Europe’s Watchmen Moment

Europe Crisis
By Panos Stasinopoulos

For those not familiar with the title’s reference, Watchmen is a graphic novel by Alan Moore and Dave Gibbons about an alternate version of US history of the 1950s and 1960s. One particularly interesting aspect of the story concerns the efforts of one of the main characters to persuade humanity that war and division are not the answer to world problems. In order to do so, he elaborately orchestrates a major catastrophe which succeeds in helping people to realise that they can be better off if united. Arguably, Europe is witnessing its "Watchmen moment", mutatis mutandis of course; no-one is advocating a catastrophe of such dimensions in order to come to our senses. 

Besides, the current sovereign debt crisis is grave enough to act as a wakeup call and demonstrate the shortcomings of the current political and financial configurations on both sides of the Atlantic (and on both sides of the English Channel). It is, thus, refreshing to read about Angela Merkel’s calls for "more Europe" at her party’s conference, belated as they may be. Economists and scholars engaged in the European integration discourse have been calling for more centralised powers, albeit for different reasons.

Indeed some economists would like to see a European Central Bank (ECB) able to issue Eurobonds and a European Monetary Union (EMU) with a fiscal policy and, therefore, the powers to regulate taxes and expenditure along with enforcing the rules which will keep the Eurozone from collapsing or facing the same problems in the future. This fiscal union would lead to complete financial integration, a goal which never materialised when it should have back in the 1990s  when the EMU was introduced. Scholars working in the field of European integration have also argued in favour of further integration to address issues such as the EU’s democratic legitimacy, democratic deficit, and exclusion-based approach to the personal scope of the rights conferred by EU laws (in their case, the argument is more political but such a step is arguably easier if the fiscal policies have been harmonised first).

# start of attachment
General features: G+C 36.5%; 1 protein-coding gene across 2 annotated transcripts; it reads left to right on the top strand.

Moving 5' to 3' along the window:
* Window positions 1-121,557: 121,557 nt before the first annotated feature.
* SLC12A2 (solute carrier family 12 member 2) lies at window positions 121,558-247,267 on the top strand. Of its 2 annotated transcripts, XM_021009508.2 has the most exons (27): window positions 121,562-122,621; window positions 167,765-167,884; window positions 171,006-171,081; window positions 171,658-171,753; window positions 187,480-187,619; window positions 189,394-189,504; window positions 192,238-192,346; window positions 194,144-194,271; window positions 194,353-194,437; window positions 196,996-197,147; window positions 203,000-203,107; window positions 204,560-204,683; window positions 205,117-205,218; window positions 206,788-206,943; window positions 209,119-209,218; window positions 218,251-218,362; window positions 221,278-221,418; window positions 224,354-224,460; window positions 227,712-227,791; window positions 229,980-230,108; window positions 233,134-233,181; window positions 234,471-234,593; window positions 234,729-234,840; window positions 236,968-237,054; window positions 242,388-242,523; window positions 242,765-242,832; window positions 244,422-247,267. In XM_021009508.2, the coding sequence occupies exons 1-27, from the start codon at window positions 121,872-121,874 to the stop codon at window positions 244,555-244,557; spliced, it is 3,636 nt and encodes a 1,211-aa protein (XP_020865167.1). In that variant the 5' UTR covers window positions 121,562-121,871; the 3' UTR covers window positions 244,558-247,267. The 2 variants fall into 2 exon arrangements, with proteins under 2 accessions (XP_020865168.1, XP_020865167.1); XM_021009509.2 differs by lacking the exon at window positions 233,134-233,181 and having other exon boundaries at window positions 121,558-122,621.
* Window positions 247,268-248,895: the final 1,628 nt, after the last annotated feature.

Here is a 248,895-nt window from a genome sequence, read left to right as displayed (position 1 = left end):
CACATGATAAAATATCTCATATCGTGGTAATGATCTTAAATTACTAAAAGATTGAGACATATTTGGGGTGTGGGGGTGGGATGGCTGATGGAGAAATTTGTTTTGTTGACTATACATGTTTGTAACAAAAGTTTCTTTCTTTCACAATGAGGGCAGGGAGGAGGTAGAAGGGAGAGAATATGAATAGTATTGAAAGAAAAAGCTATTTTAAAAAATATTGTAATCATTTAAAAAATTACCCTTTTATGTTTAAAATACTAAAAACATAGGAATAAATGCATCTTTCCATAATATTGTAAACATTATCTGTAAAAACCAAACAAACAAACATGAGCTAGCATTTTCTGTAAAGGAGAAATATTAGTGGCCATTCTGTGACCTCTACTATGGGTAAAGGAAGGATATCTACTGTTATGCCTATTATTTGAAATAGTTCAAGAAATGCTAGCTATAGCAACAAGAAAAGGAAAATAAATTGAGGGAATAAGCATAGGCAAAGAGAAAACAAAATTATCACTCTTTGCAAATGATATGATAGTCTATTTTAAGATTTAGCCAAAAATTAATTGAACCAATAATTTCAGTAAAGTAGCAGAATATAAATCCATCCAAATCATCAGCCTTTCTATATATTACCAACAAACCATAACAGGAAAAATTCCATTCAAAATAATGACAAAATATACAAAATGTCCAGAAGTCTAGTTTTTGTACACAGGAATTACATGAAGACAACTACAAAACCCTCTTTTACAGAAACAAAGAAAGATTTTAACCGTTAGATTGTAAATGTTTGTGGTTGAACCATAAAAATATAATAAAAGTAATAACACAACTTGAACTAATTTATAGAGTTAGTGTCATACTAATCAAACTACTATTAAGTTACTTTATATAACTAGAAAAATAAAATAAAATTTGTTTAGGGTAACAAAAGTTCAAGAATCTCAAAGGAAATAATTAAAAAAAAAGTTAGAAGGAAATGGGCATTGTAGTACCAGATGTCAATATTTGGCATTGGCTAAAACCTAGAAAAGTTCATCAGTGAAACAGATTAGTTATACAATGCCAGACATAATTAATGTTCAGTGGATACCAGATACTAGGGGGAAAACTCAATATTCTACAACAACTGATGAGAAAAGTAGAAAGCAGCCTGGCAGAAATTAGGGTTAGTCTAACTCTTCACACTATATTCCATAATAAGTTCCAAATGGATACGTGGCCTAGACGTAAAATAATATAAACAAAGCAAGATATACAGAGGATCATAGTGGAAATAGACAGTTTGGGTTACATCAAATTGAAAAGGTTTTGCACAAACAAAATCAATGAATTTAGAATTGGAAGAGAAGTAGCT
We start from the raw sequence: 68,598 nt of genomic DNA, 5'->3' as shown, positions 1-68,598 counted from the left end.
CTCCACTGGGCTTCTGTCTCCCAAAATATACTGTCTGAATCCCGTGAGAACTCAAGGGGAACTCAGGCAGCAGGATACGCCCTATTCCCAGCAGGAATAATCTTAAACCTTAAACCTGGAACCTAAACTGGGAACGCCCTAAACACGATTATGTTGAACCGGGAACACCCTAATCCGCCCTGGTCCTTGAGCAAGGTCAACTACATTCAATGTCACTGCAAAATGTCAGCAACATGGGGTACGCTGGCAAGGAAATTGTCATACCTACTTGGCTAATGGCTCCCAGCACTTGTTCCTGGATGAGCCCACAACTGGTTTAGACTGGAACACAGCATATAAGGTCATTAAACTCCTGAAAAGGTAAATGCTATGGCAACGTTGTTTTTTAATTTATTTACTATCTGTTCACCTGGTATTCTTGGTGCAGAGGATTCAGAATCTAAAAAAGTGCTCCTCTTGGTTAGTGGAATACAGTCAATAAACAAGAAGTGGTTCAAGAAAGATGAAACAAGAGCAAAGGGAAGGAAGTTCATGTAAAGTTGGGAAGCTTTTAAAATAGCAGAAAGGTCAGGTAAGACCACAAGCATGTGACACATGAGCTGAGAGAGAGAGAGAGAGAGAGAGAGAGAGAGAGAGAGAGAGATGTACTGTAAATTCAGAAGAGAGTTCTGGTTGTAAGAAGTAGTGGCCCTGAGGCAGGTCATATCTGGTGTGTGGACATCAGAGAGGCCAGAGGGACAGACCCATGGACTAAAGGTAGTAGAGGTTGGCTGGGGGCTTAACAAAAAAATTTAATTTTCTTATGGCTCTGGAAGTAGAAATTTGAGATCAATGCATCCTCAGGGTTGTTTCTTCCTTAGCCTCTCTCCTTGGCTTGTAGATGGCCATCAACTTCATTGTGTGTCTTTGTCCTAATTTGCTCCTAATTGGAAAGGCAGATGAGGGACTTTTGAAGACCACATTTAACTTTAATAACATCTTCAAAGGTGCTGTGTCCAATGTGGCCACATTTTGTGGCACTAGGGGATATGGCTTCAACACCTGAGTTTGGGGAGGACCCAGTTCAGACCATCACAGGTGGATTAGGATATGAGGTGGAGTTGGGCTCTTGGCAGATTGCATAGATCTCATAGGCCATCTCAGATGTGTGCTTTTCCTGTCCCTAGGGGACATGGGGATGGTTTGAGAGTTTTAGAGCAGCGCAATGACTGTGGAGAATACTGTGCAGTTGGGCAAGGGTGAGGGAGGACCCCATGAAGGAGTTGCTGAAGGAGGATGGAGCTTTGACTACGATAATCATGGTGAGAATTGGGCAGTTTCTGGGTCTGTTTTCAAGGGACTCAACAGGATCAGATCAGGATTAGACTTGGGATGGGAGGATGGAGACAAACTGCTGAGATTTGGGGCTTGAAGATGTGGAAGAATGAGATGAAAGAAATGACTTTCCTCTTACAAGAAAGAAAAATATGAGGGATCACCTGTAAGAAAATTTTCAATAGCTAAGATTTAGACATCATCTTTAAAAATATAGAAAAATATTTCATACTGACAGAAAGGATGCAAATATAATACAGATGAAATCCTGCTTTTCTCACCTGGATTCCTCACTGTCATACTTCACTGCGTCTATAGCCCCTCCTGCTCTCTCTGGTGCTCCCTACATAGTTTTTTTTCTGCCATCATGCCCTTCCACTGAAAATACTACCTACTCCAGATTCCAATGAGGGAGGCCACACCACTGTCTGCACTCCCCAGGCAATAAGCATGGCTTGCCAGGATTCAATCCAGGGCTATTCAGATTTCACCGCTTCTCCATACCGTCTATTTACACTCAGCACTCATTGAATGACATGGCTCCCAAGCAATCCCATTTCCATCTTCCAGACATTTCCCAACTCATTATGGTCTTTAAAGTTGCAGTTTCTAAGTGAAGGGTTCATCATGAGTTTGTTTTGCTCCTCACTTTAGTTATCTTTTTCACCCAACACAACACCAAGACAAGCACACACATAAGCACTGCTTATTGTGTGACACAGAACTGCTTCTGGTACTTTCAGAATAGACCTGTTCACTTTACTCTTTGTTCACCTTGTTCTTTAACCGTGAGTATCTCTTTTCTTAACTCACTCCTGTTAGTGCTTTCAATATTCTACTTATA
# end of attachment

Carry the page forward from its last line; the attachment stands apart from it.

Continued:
Indeed, it can be stated  that proceeding with further integration because this is the only way to save the Eurozone and, consequently, the European integration project might amount to the very same problem we are trying to resolve by tackling the democratic deficit. However, in this Catch-22 situation, we need to remind ourselves of the wider troubles the Union is facing as the current crisis has seen a growing proliferation of the old "us and them" divide, be that between Europhiles and Eurosceptics or the "wise North" and the "imprudent South". However, we need to remember that not only a closer Union will be more beneficial in the long run but, that we are all more closely attached to it than we imagine as our European identity is not only shaped by the region in which we were born or raised, or the language which we speak but also by the core values  of the Union - peace and freedom - which fuelled European integration in the 1950s and have been doing the same ever since. This moment in time is a rare opportunity to act as more Europeans are becoming aware of the Union and its affairs as a result of the crisis. However, this is also a result of bad (to appalling) reporting in some countries, like the UK, while it is evident that  member  states’ governments are trying to dismantle  everything the EU has achieved in its 60-year history.